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Jan 17, 2008

Shabbos segula, Shabbos shira

This shabbos is famously known as Shabbos Shira. This is because we read the Shiras Ha'Yam, the song of praise Israel sang after the splitting of the sea, in this week's Torah portion.

There is more happening this shabbos. It was a jam packed week and is a jam packed shabbos.

Not only do we read this week the Shiras Ha'Yam, but we also read the Parshas Ha'Man. That is the portion describing how Hashem began giving the manna to the Jews in the desert. This past Tuesday was considered a special day to read the portion of the Parshas Ha'Man and is, in tradition, considered a segula for one's livelihood.

In actuality, the portion is beneficial to be read every day, but Tuesday of Shabbos SHira is ocnsidered especially "seguladic".

The segula of it is that if you read it and consider what the real source of our sustenance is, from Hashem and not from our own efforts (though those are necessary), than Hashem will, hopefully, reward us with increased sustenance.

So on Tuesday we had the manna, on Shabbos we have the shira, and there is one more.

This shabbos there is the custom of feeding the birds with bread crumbs. The reason for this is two-fold, connected to the manna and connected to the shira.

One reason is because when Hashem first gave the manna, and on Friday the Jews were told to collect double portions as the manna would not fall on shabbos itself. When some decided to make trouble and put manna back out on Friday night so when everyone would wake up shabbos morning and see the manna outside they would think Moshe was wrong and it did fall on shabbos, the birds came to save the day. The birds came and ate the manna and the plot was foiled.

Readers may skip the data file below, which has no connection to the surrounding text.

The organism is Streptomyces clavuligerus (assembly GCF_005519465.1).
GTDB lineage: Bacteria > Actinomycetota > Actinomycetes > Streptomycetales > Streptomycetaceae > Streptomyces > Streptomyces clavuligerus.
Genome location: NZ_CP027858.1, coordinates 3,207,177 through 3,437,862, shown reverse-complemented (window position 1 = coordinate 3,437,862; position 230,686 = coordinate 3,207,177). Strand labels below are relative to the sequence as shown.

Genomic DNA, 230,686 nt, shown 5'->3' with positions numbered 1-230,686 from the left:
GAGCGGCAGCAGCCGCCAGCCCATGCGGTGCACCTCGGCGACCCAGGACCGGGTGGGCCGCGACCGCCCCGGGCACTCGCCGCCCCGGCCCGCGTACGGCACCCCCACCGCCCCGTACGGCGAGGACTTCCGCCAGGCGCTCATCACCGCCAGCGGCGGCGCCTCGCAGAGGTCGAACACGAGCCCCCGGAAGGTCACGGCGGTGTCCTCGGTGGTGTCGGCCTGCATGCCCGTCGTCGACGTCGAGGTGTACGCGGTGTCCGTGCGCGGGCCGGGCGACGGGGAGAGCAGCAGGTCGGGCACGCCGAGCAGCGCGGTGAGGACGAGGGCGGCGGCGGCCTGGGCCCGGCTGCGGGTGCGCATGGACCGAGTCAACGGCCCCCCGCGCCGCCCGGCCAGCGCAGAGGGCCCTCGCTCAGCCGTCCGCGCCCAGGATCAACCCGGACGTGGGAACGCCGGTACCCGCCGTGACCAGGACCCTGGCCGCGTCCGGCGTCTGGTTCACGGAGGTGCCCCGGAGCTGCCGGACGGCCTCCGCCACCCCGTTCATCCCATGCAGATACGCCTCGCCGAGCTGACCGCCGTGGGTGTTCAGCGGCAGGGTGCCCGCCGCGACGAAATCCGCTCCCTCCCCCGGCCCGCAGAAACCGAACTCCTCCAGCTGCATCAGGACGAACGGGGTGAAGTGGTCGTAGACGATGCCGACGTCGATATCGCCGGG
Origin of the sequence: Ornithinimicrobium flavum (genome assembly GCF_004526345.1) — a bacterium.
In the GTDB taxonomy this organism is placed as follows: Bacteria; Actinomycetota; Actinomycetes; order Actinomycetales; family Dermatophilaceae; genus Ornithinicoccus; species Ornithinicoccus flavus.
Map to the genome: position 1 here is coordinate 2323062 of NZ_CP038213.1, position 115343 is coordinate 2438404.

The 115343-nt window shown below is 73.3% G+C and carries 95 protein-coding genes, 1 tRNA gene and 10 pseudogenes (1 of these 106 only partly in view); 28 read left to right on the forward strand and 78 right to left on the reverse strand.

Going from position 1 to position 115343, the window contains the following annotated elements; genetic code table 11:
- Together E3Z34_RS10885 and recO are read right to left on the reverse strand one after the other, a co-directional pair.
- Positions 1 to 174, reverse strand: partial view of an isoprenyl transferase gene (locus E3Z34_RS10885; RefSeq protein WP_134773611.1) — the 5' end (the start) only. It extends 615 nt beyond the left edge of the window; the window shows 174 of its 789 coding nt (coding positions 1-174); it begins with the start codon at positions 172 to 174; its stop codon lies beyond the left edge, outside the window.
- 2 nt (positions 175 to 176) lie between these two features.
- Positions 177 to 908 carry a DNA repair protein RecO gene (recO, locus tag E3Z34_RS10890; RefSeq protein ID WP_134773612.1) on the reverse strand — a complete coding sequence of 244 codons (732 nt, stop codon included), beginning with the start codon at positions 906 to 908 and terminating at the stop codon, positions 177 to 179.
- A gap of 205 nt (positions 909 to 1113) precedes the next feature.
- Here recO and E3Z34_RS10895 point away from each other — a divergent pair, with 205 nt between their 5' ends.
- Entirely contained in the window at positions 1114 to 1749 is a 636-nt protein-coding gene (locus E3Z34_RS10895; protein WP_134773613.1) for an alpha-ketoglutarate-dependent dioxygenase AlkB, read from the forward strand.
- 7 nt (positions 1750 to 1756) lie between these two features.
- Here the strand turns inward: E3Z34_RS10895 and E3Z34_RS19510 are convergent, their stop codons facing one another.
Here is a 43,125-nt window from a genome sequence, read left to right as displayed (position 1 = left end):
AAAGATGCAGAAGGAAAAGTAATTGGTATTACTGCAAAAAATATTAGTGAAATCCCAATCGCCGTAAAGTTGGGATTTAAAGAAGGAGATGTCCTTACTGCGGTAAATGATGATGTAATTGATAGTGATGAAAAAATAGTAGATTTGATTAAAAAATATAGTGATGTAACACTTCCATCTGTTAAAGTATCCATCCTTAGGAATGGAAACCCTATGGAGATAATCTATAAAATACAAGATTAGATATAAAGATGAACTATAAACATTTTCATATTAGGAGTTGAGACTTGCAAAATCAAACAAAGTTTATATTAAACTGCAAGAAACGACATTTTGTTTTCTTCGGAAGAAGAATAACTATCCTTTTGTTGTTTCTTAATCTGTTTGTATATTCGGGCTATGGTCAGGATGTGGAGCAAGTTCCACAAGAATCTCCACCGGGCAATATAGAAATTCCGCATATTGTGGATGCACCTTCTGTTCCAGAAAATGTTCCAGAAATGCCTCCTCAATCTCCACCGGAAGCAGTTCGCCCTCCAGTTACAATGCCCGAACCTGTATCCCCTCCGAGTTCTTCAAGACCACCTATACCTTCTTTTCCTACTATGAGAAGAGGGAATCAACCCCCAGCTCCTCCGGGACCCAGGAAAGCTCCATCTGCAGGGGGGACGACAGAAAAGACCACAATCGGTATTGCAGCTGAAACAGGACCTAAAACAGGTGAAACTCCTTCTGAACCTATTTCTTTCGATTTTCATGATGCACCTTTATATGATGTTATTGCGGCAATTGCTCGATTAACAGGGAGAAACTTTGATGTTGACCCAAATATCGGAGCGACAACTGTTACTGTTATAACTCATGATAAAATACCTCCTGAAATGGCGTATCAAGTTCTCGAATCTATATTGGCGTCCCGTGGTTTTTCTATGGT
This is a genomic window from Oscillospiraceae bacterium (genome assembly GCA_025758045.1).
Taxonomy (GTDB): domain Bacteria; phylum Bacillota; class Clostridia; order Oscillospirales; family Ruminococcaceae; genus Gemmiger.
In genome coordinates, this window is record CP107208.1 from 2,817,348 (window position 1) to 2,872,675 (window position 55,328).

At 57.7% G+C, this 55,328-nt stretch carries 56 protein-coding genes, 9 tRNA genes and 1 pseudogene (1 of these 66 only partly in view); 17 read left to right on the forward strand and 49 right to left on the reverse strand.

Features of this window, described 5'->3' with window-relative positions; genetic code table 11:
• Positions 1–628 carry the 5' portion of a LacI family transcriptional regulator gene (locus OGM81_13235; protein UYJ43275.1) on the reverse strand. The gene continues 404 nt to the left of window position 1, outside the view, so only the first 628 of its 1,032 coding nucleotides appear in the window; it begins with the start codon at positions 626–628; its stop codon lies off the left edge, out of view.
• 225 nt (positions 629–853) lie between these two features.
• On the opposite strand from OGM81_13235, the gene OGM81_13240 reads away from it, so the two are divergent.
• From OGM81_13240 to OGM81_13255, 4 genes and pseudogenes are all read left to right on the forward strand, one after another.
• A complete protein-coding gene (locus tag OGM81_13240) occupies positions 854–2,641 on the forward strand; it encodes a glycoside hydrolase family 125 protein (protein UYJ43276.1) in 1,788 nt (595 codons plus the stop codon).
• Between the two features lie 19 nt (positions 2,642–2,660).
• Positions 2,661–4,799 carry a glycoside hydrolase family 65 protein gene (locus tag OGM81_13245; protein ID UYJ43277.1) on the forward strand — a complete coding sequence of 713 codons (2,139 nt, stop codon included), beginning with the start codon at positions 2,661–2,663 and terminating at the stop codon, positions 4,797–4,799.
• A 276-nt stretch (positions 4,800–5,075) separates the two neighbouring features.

As thanks to them, this shabbos, on the portion of the giving of the manna, we put out bread for the birds.

The second connection is the birds speak in song. Song is considered the realm of birds. Ever hear the phrase "She sings like a bird"? So on this shabbos, when we use the tool of the birds, we sing the praise of Hashem for splitting the sea and saving us, we thank the birds for allowing us their tool, and we put out bread for them.

I remember growing up that we would put out the bread crumbs for the birds on shabbos. Only much later did I learn that many say that one should preferably put the bread out on Friday, as it is prohibited to feed wild birds on shabbos. One can only feed on shabbos pets that are in your own possession.

However, the custom still stands and some people say this is the exception. So some put the bread out on Friday, and some put the bread out on shabbos. If you wish to put out bread as per the custom and are unsure of what to do (Friday or shabbos), ask your local Rabbi for advice as to the best way of dealing with this custom.


  1. did you just make up that word "seguladic?

  2. as a matter of fact I did. I was looking for a good word and could not find it. So I made one up

  3. I always wondered about reading parshat Ha-man (as opposed to parshat Haman, which isn't for a few more months, though I suppose "va-yavo amalek" may count to some degree) on Tuesday, especially since there is also the custom to read it Shnayim Mikrah V'Echad Targum (SMVT). The way many people break up the aliyot for SMVT, (i.e., reading rishon on Shabbat afternoon, sheini on Sunday, etc., finishing Shvi'i before the next shabbos), parshat Ha-man falls out on Wednesday. If would be much neater if we wouldn't have to mess with the order or repeat a day.



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